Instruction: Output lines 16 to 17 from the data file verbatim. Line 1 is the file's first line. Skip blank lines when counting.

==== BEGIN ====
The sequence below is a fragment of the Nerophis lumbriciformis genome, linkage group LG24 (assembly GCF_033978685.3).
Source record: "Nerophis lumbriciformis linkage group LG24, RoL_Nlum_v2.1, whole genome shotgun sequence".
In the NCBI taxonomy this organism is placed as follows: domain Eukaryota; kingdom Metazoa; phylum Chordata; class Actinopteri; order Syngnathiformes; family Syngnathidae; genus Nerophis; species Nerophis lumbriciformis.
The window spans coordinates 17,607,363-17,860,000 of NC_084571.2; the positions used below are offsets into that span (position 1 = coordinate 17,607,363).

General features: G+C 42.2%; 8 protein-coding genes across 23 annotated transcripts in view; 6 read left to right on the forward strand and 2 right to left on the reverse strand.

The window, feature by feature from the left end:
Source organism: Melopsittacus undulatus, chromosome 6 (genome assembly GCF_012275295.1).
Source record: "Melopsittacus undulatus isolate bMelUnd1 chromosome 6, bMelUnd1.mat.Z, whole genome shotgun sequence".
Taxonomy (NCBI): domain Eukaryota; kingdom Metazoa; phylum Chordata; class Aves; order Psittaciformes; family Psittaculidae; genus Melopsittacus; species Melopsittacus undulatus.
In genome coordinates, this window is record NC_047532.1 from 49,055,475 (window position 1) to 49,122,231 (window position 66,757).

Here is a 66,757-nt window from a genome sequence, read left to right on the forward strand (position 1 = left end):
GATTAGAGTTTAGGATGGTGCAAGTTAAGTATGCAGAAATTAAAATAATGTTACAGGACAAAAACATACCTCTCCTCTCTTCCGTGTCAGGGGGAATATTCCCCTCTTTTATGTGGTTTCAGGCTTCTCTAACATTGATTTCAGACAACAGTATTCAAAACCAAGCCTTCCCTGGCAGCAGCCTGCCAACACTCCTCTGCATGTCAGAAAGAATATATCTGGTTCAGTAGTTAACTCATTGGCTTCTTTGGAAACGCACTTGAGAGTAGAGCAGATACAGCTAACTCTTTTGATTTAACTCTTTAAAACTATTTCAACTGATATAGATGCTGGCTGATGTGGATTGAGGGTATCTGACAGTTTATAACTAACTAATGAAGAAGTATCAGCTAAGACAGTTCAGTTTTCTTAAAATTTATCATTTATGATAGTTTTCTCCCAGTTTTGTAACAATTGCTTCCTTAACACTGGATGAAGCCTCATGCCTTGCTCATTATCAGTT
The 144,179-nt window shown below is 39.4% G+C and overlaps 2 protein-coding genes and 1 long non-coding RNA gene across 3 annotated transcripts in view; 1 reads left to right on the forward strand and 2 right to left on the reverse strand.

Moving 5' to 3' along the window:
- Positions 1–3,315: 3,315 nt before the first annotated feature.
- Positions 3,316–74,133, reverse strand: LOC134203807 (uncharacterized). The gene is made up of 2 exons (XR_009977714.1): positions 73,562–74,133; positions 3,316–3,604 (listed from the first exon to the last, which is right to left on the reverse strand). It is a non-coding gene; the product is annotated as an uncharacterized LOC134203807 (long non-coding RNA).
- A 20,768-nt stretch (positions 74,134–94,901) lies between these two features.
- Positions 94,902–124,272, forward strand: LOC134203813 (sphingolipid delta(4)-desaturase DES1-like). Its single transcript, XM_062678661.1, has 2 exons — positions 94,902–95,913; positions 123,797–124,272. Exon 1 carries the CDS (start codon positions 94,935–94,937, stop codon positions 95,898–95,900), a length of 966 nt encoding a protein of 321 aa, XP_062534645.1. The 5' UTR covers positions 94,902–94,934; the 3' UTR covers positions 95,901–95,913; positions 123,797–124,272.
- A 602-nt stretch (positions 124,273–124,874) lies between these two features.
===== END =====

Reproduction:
- Positions 3,316–74,133, reverse strand: LOC134203807 (uncharacterized). The gene is made up of 2 exons (XR_009977714.1): positions 73,562–74,133; positions 3,316–3,604 (listed from the first exon to the last, which is right to left on the reverse strand). It is a non-coding gene; the product is annotated as an uncharacterized LOC134203807 (long non-coding RNA).
- A 20,768-nt stretch (positions 74,134–94,901) lies between these two features.